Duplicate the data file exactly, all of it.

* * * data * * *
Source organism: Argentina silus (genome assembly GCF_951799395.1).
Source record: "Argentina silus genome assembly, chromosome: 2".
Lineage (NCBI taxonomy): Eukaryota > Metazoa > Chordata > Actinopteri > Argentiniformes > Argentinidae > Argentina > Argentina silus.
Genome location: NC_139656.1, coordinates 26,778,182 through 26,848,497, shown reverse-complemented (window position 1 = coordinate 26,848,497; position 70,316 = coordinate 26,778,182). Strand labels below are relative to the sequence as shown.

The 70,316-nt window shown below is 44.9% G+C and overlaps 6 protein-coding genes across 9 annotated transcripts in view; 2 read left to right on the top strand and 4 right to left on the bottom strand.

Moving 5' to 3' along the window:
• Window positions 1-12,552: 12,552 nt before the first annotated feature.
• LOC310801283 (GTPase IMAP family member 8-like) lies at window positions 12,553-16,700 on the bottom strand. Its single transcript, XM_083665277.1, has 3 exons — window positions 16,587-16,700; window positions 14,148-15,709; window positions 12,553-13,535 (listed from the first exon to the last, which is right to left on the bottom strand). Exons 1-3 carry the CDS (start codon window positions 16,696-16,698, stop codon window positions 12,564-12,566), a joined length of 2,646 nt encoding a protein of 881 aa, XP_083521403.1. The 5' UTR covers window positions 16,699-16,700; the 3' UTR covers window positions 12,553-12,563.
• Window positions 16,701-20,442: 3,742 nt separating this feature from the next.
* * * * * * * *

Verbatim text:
Source organism: Argentina silus (genome assembly GCF_951799395.1).
Source record: "Argentina silus genome assembly, chromosome: 2".
Lineage (NCBI taxonomy): Eukaryota > Metazoa > Chordata > Actinopteri > Argentiniformes > Argentinidae > Argentina > Argentina silus.
Genome location: NC_139656.1, coordinates 26,778,182 through 26,848,497, shown reverse-complemented (window position 1 = coordinate 26,848,497; position 70,316 = coordinate 26,778,182). Strand labels below are relative to the sequence as shown.

The 70,316-nt window shown below is 44.9% G+C and overlaps 6 protein-coding genes across 9 annotated transcripts in view; 2 read left to right on the top strand and 4 right to left on the bottom strand.

Moving 5' to 3' along the window:
• Window positions 1-12,552: 12,552 nt before the first annotated feature.
• LOC310801283 (GTPase IMAP family member 8-like) lies at window positions 12,553-16,700 on the bottom strand. Its single transcript, XM_083665277.1, has 3 exons — window positions 16,587-16,700; window positions 14,148-15,709; window positions 12,553-13,535 (listed from the first exon to the last, which is right to left on the bottom strand). Exons 1-3 carry the CDS (start codon window positions 16,696-16,698, stop codon window positions 12,564-12,566), a joined length of 2,646 nt encoding a protein of 881 aa, XP_083521403.1. The 5' UTR covers window positions 16,699-16,700; the 3' UTR covers window positions 12,553-12,563.
• Window positions 16,701-20,442: 3,742 nt separating this feature from the next.